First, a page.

Researchers hope the technology will further our understanding of the brain, but lawmakers may not be ready for the ethical challenges.
- Researchers at the Yale School of Medicine successfully restored some functions to pig brains that had been dead for hours.
- They hope the technology will advance our understanding of the brain, potentially developing new treatments for debilitating diseases and disorders.
- The research raises many ethical questions and puts to the test our current understanding of death.
The image of an undead brain coming back to live again is the stuff of science fiction. Not just any science fiction, specifically B-grade sci fi. What instantly springs to mind is the black-and-white horrors of films like Fiend Without a Face. Bad acting. Plastic monstrosities. Visible strings. And a spinal cord that, for some reason, is also a tentacle?
But like any good science fiction, it's only a matter of time before some manner of it seeps into our reality. This week's Nature published the findings of researchers who managed to restore function to pigs' brains that were clinically dead. At least, what we once thought of as dead.
What's dead may never die, it seems
The researchers did not hail from House Greyjoy — "What is dead may never die" — but came largely from the Yale School of Medicine. They connected 32 pig brains to a system called BrainEx. BrainEx is an artificial perfusion system — that is, a system that takes over the functions normally regulated by the organ. The pigs had been killed four hours earlier at a U.S. Department of Agriculture slaughterhouse; their brains completely removed from the skulls.
BrainEx pumped an experiment solution into the brain that essentially mimic blood flow. It brought oxygen and nutrients to the tissues, giving brain cells the resources to begin many normal functions. The cells began consuming and metabolizing sugars. The brains' immune systems kicked in. Neuron samples could carry an electrical signal. Some brain cells even responded to drugs.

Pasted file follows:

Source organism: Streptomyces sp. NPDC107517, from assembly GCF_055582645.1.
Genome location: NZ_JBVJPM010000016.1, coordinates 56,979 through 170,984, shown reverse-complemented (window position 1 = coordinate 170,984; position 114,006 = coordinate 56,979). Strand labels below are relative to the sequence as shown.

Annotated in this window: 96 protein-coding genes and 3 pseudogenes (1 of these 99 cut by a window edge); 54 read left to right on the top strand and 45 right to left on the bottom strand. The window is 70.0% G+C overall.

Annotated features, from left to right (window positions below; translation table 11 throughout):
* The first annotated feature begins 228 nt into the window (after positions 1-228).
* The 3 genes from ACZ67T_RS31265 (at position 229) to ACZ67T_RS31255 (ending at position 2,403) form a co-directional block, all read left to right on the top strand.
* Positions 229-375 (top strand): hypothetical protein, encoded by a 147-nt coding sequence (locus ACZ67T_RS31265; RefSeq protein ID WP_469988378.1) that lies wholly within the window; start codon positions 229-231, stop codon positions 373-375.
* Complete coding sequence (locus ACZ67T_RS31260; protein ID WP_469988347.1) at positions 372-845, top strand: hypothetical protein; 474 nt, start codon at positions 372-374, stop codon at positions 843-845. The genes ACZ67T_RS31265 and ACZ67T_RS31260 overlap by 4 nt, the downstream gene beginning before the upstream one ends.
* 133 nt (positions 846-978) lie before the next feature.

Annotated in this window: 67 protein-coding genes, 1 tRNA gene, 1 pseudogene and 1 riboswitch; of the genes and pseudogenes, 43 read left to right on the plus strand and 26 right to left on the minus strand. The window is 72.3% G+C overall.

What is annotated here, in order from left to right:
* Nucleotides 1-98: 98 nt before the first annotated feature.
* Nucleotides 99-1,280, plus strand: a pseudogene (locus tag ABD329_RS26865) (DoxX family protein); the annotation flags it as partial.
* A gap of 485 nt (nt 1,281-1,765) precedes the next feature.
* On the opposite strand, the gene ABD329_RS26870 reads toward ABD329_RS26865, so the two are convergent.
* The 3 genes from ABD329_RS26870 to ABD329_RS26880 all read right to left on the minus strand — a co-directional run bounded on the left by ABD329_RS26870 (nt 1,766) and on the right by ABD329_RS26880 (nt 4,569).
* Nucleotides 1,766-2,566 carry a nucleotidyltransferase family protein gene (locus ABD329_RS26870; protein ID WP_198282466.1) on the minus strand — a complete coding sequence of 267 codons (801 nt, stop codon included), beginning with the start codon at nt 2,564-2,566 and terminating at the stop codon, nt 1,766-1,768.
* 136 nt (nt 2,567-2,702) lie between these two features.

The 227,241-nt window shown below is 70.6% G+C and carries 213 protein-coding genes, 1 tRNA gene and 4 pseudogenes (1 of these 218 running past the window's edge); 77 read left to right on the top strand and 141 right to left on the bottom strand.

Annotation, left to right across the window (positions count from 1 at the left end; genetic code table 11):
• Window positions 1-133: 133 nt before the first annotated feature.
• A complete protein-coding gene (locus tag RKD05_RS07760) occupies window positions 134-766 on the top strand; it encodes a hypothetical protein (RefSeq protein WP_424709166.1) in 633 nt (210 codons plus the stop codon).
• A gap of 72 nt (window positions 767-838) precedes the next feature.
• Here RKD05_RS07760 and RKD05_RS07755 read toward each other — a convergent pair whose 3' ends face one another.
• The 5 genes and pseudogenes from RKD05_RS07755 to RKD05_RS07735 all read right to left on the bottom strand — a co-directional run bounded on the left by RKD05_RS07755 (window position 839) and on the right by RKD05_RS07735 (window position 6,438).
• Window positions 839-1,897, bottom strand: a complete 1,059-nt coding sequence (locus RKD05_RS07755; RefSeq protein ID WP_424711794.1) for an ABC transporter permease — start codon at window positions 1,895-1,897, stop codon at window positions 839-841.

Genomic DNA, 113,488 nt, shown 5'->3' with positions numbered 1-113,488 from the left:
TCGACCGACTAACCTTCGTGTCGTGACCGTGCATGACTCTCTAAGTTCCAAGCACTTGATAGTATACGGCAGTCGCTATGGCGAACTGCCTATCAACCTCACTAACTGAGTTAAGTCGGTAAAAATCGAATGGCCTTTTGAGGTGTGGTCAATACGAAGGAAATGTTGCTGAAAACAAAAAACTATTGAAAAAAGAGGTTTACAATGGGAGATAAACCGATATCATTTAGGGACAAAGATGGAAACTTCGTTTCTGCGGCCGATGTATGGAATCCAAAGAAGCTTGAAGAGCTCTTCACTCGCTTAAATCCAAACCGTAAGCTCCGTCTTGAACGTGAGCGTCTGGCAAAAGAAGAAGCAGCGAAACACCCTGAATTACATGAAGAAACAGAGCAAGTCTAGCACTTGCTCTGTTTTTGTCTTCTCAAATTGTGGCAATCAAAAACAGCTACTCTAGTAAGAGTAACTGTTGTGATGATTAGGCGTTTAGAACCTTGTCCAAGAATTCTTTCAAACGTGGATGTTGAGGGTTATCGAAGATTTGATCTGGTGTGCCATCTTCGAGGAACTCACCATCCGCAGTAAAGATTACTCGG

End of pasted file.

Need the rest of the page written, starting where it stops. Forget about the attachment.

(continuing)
The researchers have managed to keep some brains alive for up to 36 hours, and currently do not know if BrainEx can have sustained the brains longer. "It is conceivable we are just preventing the inevitable, and the brain won't be able to recover," said Nenad Sestan, Yale neuroscientist and the lead researcher.
As a control, other brains received either a fake solution or no solution at all. None revived brain activity and deteriorated as normal.
The researchers hope the technology can enhance our ability to study the brain and its cellular functions. One of the main avenues of such studies would be brain disorders and diseases. This could point the way to developing new of treatments for the likes of brain injuries, Alzheimer's, Huntington's, and neurodegenerative conditions.
"This is an extraordinary and very promising breakthrough for neuroscience. It immediately offers a much better model for studying the human brain, which is extraordinarily important, given the vast amount of human suffering from diseases of the mind [and] brain," Nita Farahany, the bioethicists at the Duke University School of Law who wrote the study's commentary, told National Geographic.
An ethical gray matter
Before anyone gets an Island of Dr. Moreau vibe, it's worth noting that the brains did not approach neural activity anywhere near consciousness.